Kuwaiti refugees safe, but frustrated by lack of jobs, opportunities

November 21, 1990|By Jay Merwin | Jay Merwin,Evening Sun Staff

For years, Bader Shaat dreamed of moving from Kuwait, where he was a corporate manager, to Los Angeles, where he wanted to start a business exporting food to the Middle East. He had planned to do this in 1990.

Now Shaat and his family are living on government checks in a Perry Hall townhouse. And Shaat, unaccustomed to unemployment, is engaged in a job hunt that a social worker says is made more frustrating by a recession and his accented English.

"I have five children. They want food every day," said Shaat, a Palestinian refugee who is 40.

Shaat, his wife and their children, ages 3 months to 11 years, abruptly left their home in September after Iraq invaded Kuwait. They flew to Baltimore with a plane filled with refugees, leaving their belongings behind for likely plunder by Iraqi soldiers.

Shaat feels frustrated now because, after two months, he still has no prospects for earning his way in his new country.

"We feel we are not settled yet because we do not have a job," he said.

Most mornings, he takes the No. 43 bus downtown to look for hTC work -- as an accountant, a clerk, even a newspaper deliveryman. Unable to get past company receptionists for a job interview so far, he has been leaving resumes at front desks. At lunchtime, he strolls the Inner Harbor.

Despite his unemployment, Shaat said, he realizes he and his family are better off than they would have been in Kuwait, "because we are safe here."

The Shaats were part of a contingent of Palestinians living in Kuwait who were evacuated to Baltimore. They spent a few nights at the Sheraton at the Baltimore-Washington International Airport, plotting how to start their lives anew with a federal loan.

Shaat said he has has heard that many of the other refugee families share his plight and are still looking for work.

One of the refugees found temporary work as a restaurant cashier, however, while another is teaching math at the University of Missouri, he added.

Whatever the Shaats have acquired so far in the United States has been loaned by the government or donated by private groups. The Baltimore County Social Services Department helped them find a landlord that would accept such a large family, and the Shaats managed to furnish their $680-a-month townhouse off Belair Road with beds, chairs, a couch, kitchenware -- even a stereo and television -- with donations from a church, an Arab community group and two local women who wish anonymity.

The Shaats said they have about $2,000 left from the federal loan they received when they arrived here. They are living on food stamps and $701 a month in public assistance to cover rent and utilities. The $701 monthly grant, which comes through a federal refugee-assistance program, will expire Dec. 15, although an extension is possible, said Marci Kennai, a specialist with the county Department of Social Services.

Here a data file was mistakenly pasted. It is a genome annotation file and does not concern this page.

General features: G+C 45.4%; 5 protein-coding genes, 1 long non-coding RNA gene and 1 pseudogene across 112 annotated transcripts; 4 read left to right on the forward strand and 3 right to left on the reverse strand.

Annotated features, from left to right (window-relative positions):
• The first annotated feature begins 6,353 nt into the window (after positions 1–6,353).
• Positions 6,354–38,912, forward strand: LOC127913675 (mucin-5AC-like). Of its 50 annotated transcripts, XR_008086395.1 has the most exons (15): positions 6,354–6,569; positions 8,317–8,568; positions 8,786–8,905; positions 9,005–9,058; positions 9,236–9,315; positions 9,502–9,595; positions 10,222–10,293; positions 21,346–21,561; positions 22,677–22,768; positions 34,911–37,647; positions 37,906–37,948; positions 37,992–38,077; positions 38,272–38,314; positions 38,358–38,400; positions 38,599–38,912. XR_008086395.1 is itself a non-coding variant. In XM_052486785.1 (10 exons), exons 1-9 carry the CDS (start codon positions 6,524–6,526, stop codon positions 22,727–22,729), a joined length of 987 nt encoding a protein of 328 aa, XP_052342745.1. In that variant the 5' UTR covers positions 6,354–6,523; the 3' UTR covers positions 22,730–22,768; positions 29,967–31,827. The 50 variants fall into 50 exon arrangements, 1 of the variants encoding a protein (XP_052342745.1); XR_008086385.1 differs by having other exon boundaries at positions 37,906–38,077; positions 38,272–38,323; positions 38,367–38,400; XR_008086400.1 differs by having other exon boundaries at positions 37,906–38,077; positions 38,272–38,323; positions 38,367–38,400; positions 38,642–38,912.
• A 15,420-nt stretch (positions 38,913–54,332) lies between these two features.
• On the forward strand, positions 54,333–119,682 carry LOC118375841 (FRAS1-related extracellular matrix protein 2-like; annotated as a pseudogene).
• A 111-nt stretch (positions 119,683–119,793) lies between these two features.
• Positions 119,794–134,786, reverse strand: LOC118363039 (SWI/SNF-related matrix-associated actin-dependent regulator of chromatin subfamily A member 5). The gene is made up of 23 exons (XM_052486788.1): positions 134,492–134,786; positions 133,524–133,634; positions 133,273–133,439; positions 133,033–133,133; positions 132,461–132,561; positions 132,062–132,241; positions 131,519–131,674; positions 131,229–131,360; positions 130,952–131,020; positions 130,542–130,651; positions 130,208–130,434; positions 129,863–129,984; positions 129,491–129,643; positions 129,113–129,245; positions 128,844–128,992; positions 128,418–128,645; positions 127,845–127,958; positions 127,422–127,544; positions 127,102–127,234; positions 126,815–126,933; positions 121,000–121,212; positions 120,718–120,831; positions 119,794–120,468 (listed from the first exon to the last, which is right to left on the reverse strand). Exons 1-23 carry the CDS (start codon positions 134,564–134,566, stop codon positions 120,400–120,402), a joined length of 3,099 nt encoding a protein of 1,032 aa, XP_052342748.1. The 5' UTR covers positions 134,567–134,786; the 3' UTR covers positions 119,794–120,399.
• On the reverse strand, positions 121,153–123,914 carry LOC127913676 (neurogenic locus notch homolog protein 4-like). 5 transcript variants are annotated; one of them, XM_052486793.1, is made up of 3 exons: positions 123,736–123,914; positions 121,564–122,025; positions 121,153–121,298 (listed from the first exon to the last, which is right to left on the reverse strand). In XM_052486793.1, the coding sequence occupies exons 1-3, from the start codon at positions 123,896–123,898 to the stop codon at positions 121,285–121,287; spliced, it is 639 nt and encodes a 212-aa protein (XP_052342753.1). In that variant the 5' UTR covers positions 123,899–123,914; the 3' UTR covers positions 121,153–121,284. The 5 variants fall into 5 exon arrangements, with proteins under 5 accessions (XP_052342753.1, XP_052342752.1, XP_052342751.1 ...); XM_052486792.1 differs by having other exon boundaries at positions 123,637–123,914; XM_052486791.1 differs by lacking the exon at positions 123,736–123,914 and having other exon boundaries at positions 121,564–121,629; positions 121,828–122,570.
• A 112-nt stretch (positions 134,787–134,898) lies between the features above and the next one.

The grant, like the money lent to them upon their arrival, is supposed to be repaid, Kennai said, unless the Shaats apply for a waiver.

But what Bader Shaat really wants is a job.

He has distributed about 50 resumes detailing his master's degree in business administration from Texas A&M and his business career, most recently as controller of a Kuwaiti-owned franchise of the Canada Dry soft drink company.

So far, he's received no job offers.

Shaat said he's grown skeptical of the help wanted sections of the newspapers because the jobs are always filled when he calls. "All the ads in the newspaper is false," he said.

One company that had advertised for accountants and other financial service people told him it didn't have any jobs. "I said, 'Why you make ad?' They remain silent," he recalled.

The only company that has responded to his inquiries wanted something from him -- specifically, $500 to buy a supply of its knives and kitchen filters to start his own sales career.

Shaat went to a few of the company's seminars in Glen Burnie, where he and other recruits watched motivational sales videotapes of people who said they got rich selling the same $500 package to others. But Shaat soon quit. "I had to buy, and I don't have any money," he explained.

Three of his children attend local schools, where the homework load is lighter and the discipline softer than it was in Kuwait, Shaat said. But he is pleased at the special attention his children have received in trying to understand their assignments in English.

When his third-grade son came home with school announcements about Boy Scouts and a soccer league, Shaat's wife, Fadia, assured the boy, "if it's free, you go."

Although he has no idea how the family will make its way, Shaat remembers that every opportunity along the way -- from leaving Kuwait to leaving the Sheraton -- arose all of a sudden.

The way it has been, he said, "we don't know where we go. In one hour, everything changed."

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